The Not So Secret Formula: a Major Milestone for Transparency?

Bill Walsh | December 2018 | Newsletter

Did you know that the first ingredient listed in many name-brand infant formulas is corn syrup? I learned this during a late-night run to CVS in search of a post-Thanksgiving feast for my infant granddaughter. Her mother, my daughter, admonished me, “Make sure you read the label; no corn syrup.” In the end, she came with me. Just to make sure.  

We were far from home and the local grocer’s brand of formula preferred by my daughter. Scrutinizing the labels to find a comparable alternative  reminded me how far the building industry lags behind the sort of basic transparency we expect in virtually every other aspect of our lives, and how the recent Greenbuild announcement by the U.S. Green Building Council (USGBC) and the Health Product Declaration Collaborative (HPDC) could change that.

Rising levels of transparency.

As a founding board member of the HPDC, I am proud of how the organization has defied skeptics and proven that there’s a market demand for transparency and healthier products in the building industry, just as there is in other aspects of our lives.

In the past, building product manufacturers resisted requests for disclosure with near universal concern about revealing their secret formulas. Today, more than 4,200 Health Product Declaration (HPD) reports are currently available in the HPD Public Repository, representing over 10,000 building products. An influential wave of industry leaders has embraced transparency in a truly meaningful way, and even more are authentically engaged with other stakeholders in the HPDC Technical Committee and Sub Groups, grappling with the challenges of disclosing actionable information about complex products and materials.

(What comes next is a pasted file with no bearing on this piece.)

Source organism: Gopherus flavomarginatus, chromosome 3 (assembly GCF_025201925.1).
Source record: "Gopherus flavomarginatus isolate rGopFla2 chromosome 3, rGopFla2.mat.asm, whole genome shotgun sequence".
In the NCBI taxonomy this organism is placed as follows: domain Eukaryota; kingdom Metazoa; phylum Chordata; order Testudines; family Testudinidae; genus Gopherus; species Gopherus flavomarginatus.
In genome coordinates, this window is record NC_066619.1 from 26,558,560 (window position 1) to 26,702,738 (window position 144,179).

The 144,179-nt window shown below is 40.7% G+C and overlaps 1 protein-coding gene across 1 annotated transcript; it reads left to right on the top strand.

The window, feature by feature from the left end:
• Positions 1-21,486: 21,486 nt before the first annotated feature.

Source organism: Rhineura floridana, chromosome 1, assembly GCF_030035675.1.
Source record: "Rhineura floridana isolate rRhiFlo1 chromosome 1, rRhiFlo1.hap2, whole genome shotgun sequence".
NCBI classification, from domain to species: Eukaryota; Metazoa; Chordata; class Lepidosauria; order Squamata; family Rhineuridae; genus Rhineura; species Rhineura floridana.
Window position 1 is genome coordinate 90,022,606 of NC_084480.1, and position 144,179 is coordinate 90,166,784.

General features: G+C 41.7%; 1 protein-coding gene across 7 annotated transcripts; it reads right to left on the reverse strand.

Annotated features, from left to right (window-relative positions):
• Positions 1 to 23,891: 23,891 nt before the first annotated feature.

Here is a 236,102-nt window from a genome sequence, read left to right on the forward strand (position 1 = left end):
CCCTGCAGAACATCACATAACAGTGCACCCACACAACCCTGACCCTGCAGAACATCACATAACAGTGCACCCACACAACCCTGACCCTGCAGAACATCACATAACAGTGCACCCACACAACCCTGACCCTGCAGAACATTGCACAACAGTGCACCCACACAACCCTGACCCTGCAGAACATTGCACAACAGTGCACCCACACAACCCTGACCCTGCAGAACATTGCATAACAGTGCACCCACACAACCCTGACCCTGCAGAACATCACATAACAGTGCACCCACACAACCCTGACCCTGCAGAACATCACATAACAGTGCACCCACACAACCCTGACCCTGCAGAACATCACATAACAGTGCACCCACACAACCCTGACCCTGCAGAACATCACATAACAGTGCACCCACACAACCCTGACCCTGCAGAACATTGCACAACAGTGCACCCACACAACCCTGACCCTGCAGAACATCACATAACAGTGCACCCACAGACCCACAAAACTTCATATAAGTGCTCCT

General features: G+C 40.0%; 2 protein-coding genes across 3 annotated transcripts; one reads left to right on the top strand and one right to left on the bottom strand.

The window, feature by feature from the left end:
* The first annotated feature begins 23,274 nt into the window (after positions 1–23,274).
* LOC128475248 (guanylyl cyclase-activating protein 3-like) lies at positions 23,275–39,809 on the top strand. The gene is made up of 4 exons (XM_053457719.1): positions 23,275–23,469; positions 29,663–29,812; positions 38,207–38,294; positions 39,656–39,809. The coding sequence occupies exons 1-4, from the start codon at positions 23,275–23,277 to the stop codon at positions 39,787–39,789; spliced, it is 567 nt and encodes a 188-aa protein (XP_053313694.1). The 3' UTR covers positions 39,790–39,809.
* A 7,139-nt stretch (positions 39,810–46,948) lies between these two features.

The partnership with USGBC presents an opportunity to take things to a whole new level – accelerating adoption of transparency and material health practices for tens of thousands of products.

The groups have outlined four principal areas of collaboration:

  1. Broaden the common framework for practice through open standards – Working with ecosystem partners, the USGBC and HPDC will continue efforts to increase the effectiveness of the LEED and HPD standards as catalysts for change. 
  2. Support a collaborative approach through information technology – A connected set of IT and platform offerings will enable both design professionals and manufacturers to easily and effectively use information resources.
  3. Increase the depth, breadth, and availability of education and credentialing offerings – This will extend their accessibility to better serve the broad population of global design and manufacturing professionals.
  4. Create engaging forums for communication and support – Outreach will facilitate more rapid learning and growth of the community of practice, with special focus on global design professionals and manufacturers.

Rising expectations for greater transparency.

In announcing the new strategic partnership with the HPDC, Melissa Baker, USGBC’s senior vice president for Technical Core, took note of rising expectations: “Market demand for transparency and healthier products in all aspects of our lives is greater than ever. Nowhere is the impact felt more than in the building industry.”

That’s right. Choosing paint or flooring for my granddaughter’s nursery or day care should be just as straightforward as choosing her formula. The debate over chemical hazards in building products is not that much different from the debate over corn syrup in infant formula. Both cases involve decision-making amid uncertainty. Independent data is still being gathered. Concerning evidence is mounting but is being vigorously contested by those in the industry that are well financed, politically connected, and invested in defending the status quo.

In the baby aisle at CVS there are no “secret formulas.” All ingredients are disclosed. Consumers make informed decisions after weighing the available evidence. The infant formula market remains highly competitive with forecasts of vigorous growth.1 Transparency helps to drive that growth, by increasing the confidence of the parents – and grandparents – making informed choices for the next generation, just as we do with building products.


1] Future Market Insights. “Infant Formula Market is estimated to reach a valuation of more than US$ 66 Bn by end of 2027.” August 30, 2018.